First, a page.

Is it just the salary they draw?

What would happen if we didn’t have
“Management”?

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The Management Process

Leading

Guiding and Motivating

Controlling

Monitoring Performance

Planning

Setting Goals

Organizing

Structuring

Management


The process of planning, organizing, leading, and
controlling a firm’s financial, physical, human, and
information resources to achieve its goals

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Planning

The Planning Process


Determining firm’s goals


Developing strategy for achieving goals


Designing tactical and operational plans for
implementing the strategy


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Organizing

The Organizing Process


Arranging resources and activities in a coherent
structure


Prepare
organizational charts

to help everyone understand
roles and reporting relationships

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Leading

Leading


Guiding and motivating employees to meet the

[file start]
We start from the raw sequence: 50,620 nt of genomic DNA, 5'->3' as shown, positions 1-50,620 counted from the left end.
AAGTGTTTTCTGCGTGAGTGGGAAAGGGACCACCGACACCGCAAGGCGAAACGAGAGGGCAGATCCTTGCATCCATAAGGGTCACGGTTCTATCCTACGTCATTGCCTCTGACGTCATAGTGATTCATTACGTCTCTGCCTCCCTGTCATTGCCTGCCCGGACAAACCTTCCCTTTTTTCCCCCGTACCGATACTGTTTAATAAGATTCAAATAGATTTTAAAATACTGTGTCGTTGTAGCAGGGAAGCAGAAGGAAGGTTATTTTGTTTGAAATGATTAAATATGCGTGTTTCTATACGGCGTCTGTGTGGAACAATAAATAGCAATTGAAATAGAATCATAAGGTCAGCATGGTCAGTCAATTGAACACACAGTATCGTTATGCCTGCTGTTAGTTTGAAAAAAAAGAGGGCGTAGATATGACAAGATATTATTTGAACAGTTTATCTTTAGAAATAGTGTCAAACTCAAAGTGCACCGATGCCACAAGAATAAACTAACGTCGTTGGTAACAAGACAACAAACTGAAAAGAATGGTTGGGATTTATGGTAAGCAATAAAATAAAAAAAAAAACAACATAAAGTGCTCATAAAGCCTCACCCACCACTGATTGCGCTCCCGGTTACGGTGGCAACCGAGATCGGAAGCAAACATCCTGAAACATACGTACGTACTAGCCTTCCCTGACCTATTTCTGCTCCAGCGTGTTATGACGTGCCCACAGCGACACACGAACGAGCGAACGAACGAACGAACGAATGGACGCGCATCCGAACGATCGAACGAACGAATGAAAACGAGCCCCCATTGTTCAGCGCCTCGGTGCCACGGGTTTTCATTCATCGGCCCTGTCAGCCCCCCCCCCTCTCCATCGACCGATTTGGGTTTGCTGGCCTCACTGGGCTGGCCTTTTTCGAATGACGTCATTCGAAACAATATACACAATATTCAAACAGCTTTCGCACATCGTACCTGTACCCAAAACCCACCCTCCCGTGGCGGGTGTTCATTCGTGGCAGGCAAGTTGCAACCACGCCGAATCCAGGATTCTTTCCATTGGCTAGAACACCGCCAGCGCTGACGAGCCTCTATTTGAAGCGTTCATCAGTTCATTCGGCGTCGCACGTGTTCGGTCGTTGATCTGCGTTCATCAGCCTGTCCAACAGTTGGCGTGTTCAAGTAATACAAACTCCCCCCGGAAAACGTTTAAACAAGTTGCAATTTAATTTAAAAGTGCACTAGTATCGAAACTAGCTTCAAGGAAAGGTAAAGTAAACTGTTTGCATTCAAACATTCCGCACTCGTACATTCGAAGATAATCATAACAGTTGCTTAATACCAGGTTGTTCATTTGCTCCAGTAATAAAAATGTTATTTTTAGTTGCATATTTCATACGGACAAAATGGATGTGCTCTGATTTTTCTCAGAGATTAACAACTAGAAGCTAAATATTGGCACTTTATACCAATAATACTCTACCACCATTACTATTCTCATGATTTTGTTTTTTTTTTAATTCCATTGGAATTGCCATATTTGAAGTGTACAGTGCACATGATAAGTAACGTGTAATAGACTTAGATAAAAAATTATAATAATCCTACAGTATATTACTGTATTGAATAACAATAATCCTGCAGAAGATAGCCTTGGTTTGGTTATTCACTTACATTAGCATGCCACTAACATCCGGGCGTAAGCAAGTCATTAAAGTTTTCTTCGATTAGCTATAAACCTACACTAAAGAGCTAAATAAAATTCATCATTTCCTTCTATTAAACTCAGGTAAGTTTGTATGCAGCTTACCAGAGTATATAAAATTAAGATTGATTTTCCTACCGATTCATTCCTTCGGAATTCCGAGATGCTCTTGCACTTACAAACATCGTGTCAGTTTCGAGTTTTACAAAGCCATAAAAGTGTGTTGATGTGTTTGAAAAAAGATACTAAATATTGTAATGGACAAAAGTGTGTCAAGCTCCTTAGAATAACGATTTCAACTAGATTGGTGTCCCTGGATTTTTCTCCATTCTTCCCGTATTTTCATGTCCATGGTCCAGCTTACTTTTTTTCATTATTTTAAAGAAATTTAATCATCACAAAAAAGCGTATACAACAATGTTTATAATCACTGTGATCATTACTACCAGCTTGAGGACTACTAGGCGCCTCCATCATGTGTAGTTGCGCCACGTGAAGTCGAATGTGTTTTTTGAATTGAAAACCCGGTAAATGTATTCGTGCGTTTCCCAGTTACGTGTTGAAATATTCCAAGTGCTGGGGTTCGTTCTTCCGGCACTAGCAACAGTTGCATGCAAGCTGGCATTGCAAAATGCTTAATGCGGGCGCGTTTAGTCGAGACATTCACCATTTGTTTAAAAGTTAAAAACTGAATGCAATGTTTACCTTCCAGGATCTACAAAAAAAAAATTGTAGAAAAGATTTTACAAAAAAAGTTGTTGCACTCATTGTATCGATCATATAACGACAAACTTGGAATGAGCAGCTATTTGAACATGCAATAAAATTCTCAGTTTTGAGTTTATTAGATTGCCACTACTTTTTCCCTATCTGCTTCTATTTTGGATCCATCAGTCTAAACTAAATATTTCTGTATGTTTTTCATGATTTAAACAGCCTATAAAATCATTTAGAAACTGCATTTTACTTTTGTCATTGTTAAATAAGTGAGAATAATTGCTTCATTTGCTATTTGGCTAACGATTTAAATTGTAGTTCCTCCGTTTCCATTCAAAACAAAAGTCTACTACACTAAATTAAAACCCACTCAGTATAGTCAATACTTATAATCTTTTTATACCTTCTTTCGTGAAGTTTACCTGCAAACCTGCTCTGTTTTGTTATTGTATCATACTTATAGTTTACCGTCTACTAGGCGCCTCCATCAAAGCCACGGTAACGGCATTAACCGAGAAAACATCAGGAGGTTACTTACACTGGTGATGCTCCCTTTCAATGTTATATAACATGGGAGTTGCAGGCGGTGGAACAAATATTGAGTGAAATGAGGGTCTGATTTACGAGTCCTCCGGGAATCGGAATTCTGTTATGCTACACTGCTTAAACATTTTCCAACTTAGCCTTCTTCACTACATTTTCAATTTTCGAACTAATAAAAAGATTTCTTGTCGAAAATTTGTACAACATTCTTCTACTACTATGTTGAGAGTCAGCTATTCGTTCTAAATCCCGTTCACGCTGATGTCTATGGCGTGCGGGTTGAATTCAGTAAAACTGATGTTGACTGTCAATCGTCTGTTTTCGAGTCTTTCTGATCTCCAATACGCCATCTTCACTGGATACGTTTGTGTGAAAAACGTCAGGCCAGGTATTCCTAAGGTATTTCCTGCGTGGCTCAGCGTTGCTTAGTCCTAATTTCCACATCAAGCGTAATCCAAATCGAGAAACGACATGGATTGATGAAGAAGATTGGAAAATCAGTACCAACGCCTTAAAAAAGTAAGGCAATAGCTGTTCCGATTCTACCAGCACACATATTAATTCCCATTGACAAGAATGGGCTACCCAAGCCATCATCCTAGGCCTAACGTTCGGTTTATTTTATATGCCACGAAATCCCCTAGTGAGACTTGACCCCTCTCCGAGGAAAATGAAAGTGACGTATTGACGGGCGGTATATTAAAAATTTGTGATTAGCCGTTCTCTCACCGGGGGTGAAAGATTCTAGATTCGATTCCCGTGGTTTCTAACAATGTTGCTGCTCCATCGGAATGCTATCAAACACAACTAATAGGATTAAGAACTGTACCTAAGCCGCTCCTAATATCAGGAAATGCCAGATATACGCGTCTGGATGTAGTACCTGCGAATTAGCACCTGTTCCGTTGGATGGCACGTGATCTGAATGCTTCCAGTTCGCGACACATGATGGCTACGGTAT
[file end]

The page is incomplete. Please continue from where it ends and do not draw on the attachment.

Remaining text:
organization’s objectives


Uniting employees in a clear and targeted manner and
motivating them to work in the best interests of their
employer

Controlling

The Controlling Process


Monitoring a firm’s performance to make sure that it
is meeting its goals


Begins when management establishes standards, often for
financial performance


Can serve as a basis for providing rewards or reducing
costs


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The Control Process

Establish Standards

Measure Performance

Does measured
performance match
standards?

YES

NO

Continue Current

Activities

Adjust Performance
or Standards

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Types of Managers

Levels of Management


Top managers:

R
esponsible for the overall
performance of the firm


President, vice president, treasurer, CEO, CFO